Children being inquisitive and taking risks are both natural parts of growing up. However, technology is changing the way young people can do this.
Below is information to help parents support their children to be safe online. Much of the information was taken from the excellent CEOP (Child Exploitation and Online Protection) site.
There’s a viral scare online. What should I do?
Reports of online scares or challenges encouraging harmful or suicidal behaviours can be alarming and confusing. Click here to look at how you can speak to your child about scares and challenges and how to respond if they have seen one.
Activity for children
BBC Bitesize has a great quiz to raise awareness of e-safety to young people. It can be found here.
Be involved in your child’s online life
For many of today’s young people, there is no line between the online and offline worlds. Young people use the internet to socialise and grow and, just as you guide and support them offline, you should be there for them online too. Talk to them about what they’re doing – if they know you understand the online world they are more likely to approach you if they need support.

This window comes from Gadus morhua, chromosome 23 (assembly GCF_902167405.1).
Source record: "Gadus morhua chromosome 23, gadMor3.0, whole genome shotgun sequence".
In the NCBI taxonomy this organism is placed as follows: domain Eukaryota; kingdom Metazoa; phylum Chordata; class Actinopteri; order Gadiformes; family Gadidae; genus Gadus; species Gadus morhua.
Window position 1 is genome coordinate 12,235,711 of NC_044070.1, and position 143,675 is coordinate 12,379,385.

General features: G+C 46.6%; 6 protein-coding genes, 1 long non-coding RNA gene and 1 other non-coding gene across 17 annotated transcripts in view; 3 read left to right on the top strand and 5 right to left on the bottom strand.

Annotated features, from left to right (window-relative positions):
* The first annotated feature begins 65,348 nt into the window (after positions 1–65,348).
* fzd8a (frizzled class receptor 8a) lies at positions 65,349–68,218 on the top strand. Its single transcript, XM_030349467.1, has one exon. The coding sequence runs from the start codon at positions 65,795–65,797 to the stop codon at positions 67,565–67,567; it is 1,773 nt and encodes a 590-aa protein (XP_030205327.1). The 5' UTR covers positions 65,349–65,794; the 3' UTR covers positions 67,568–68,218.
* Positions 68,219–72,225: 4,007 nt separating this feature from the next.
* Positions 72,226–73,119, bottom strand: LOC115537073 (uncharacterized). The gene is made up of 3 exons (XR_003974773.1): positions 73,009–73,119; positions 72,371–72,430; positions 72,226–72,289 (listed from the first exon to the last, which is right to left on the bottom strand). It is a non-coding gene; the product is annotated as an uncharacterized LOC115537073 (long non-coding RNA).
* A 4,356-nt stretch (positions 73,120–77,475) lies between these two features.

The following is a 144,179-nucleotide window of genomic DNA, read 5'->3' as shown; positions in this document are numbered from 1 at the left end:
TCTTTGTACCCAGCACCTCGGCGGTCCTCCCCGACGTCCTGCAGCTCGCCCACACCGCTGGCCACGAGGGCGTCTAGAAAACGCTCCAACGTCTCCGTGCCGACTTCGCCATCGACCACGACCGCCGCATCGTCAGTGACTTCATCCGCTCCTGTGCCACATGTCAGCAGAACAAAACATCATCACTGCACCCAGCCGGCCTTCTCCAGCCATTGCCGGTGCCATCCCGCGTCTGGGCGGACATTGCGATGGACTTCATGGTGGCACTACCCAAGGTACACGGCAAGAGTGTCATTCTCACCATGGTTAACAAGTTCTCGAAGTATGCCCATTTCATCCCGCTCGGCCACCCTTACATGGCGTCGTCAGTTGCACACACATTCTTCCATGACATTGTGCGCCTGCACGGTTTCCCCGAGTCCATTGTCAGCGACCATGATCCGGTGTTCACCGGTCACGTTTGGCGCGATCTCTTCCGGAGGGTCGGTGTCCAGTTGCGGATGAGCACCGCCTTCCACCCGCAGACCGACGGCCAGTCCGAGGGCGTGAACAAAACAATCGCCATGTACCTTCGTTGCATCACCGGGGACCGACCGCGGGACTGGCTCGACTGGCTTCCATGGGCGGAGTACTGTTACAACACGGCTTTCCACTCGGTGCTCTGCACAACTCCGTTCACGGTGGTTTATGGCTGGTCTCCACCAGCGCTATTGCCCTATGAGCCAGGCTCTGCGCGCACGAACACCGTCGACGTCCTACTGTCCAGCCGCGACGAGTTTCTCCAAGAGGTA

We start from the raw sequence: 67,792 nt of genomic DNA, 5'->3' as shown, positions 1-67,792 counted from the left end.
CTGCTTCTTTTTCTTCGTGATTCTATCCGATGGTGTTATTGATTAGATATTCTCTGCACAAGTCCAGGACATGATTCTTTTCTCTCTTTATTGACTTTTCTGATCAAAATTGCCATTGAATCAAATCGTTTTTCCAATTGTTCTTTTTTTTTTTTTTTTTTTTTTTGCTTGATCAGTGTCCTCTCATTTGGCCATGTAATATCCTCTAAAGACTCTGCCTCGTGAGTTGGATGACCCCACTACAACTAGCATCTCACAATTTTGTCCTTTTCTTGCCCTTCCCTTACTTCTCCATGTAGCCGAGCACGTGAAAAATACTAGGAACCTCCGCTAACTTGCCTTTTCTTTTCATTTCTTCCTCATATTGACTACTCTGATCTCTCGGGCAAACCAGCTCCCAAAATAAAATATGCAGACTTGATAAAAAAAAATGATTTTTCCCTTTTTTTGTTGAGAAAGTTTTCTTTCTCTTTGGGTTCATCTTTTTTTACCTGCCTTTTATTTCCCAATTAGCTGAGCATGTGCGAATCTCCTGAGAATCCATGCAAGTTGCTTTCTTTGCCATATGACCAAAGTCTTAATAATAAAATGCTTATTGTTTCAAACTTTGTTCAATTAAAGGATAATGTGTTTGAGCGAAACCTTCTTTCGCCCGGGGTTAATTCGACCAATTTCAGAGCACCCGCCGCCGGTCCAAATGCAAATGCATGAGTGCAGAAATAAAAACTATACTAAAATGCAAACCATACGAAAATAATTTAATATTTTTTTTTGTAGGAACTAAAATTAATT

Keep up-to-date with your child’s development online
Be inquisitive and interested in the new gadgets and sites that your child is using. It’s important that as your child learns more, so do you.
Emphasise that not everyone is who they say they are
Ensure that your child is fully aware of the importance of never sharing personal details about themselves with people that they only know online, or on sites where the information can be picked up or seen by people who may be unknown to them. Make sure your child knows never to meet up with someone they only know online. People might not always be who they say they are. If such a request if ever made to them encourage them to tell yourself or another trusted adult (e.g. family member. teacher) immediately.
Know what to do if something goes wrong
Just as in the offline world, you want to help your child when they need it. See the information above for important guidance on when to report any problem. School, the police and CEOP are all avenues that can be taken to seek further support for reporting a problem and helping to keep your child safe online.
Tools to keep my child safe
Updated: September 2018
Review date: August 2019